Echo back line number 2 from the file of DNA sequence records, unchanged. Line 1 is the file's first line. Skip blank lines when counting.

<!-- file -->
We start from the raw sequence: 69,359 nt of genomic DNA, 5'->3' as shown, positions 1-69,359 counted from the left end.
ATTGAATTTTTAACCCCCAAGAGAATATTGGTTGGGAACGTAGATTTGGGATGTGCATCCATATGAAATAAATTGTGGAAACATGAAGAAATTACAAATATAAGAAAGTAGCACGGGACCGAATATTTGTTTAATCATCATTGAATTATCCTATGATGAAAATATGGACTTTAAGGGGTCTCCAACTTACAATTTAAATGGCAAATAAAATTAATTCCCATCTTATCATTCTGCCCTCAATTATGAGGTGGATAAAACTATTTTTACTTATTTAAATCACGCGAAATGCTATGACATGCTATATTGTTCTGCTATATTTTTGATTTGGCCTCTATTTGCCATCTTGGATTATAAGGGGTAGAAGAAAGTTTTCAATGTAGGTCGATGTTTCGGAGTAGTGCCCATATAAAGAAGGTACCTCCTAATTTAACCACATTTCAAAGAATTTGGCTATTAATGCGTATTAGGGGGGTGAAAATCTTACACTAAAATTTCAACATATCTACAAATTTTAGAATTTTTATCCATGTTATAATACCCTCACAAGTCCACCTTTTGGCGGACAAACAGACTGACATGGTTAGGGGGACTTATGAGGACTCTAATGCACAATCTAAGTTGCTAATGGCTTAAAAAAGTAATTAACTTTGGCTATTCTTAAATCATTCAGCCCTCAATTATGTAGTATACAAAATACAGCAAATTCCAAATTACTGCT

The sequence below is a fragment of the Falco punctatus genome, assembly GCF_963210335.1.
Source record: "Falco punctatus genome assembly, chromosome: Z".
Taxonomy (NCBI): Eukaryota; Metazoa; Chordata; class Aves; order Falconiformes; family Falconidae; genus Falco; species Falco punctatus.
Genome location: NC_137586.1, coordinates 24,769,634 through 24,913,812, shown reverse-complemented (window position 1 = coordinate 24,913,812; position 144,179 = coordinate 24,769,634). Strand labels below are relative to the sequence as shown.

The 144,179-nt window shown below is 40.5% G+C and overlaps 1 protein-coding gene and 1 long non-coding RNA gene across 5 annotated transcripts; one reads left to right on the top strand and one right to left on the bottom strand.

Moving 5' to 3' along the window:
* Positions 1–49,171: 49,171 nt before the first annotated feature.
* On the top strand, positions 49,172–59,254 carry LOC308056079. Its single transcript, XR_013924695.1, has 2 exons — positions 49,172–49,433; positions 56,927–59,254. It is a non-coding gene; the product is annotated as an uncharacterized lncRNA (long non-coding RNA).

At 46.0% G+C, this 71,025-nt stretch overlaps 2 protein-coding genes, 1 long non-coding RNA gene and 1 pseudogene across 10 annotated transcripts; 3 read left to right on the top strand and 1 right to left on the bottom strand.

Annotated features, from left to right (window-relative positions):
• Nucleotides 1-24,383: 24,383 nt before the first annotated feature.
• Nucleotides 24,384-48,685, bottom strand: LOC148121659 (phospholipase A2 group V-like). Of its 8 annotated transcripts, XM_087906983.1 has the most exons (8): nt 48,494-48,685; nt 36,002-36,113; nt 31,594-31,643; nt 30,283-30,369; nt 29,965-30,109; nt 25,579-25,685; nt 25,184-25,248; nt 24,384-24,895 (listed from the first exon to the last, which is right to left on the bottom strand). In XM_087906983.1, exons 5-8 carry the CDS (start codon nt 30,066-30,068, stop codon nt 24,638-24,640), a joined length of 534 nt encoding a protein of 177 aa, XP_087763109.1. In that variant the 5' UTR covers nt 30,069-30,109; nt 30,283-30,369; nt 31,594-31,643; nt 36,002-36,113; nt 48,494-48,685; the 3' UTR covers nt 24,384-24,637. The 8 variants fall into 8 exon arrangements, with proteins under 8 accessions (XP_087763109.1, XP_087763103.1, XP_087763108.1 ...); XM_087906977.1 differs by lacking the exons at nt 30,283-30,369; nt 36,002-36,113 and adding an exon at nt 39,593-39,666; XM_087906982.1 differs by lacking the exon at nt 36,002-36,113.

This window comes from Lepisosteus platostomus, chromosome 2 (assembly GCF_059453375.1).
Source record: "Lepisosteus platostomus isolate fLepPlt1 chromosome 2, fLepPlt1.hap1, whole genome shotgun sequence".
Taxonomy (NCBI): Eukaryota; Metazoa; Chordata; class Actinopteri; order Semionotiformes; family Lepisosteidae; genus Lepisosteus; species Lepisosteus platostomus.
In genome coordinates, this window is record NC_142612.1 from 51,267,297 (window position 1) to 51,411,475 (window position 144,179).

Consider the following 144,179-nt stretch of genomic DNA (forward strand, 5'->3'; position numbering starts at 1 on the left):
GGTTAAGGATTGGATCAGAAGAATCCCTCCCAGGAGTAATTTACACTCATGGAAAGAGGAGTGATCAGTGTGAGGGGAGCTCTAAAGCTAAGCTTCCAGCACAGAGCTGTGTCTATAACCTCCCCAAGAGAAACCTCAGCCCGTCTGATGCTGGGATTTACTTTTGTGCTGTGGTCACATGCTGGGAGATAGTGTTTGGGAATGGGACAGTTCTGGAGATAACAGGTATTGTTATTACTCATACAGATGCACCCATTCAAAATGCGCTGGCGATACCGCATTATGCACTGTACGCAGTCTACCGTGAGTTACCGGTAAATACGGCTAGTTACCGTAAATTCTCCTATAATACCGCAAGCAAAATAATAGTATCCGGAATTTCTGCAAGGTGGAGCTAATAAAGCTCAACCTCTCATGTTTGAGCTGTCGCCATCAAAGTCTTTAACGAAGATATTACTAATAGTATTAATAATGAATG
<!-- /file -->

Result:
ATTGAATTTTTAACCCCCAAGAGAATATTGGTTGGGAACGTAGATTTGGGATGTGCATCCATATGAAATAAATTGTGGAAACATGAAGAAATTACAAATATAAGAAAGTAGCACGGGACCGAATATTTGTTTAATCATCATTGAATTATCCTATGATGAAAATATGGACTTTAAGGGGTCTCCAACTTACAATTTAAATGGCAAATAAAATTAATTCCCATCTTATCATTCTGCCCTCAATTATGAGGTGGATAAAACTATTTTTACTTATTTAAATCACGCGAAATGCTATGACATGCTATATTGTTCTGCTATATTTTTGATTTGGCCTCTATTTGCCATCTTGGATTATAAGGGGTAGAAGAAAGTTTTCAATGTAGGTCGATGTTTCGGAGTAGTGCCCATATAAAGAAGGTACCTCCTAATTTAACCACATTTCAAAGAATTTGGCTATTAATGCGTATTAGGGGGGTGAAAATCTTACACTAAAATTTCAACATATCTACAAATTTTAGAATTTTTATCCATGTTATAATACCCTCACAAGTCCACCTTTTGGCGGACAAACAGACTGACATGGTTAGGGGGACTTATGAGGACTCTAATGCACAATCTAAGTTGCTAATGGCTTAAAAAAGTAATTAACTTTGGCTATTCTTAAATCATTCAGCCCTCAATTATGTAGTATACAAAATACAGCAAATTCCAAATTACTGCT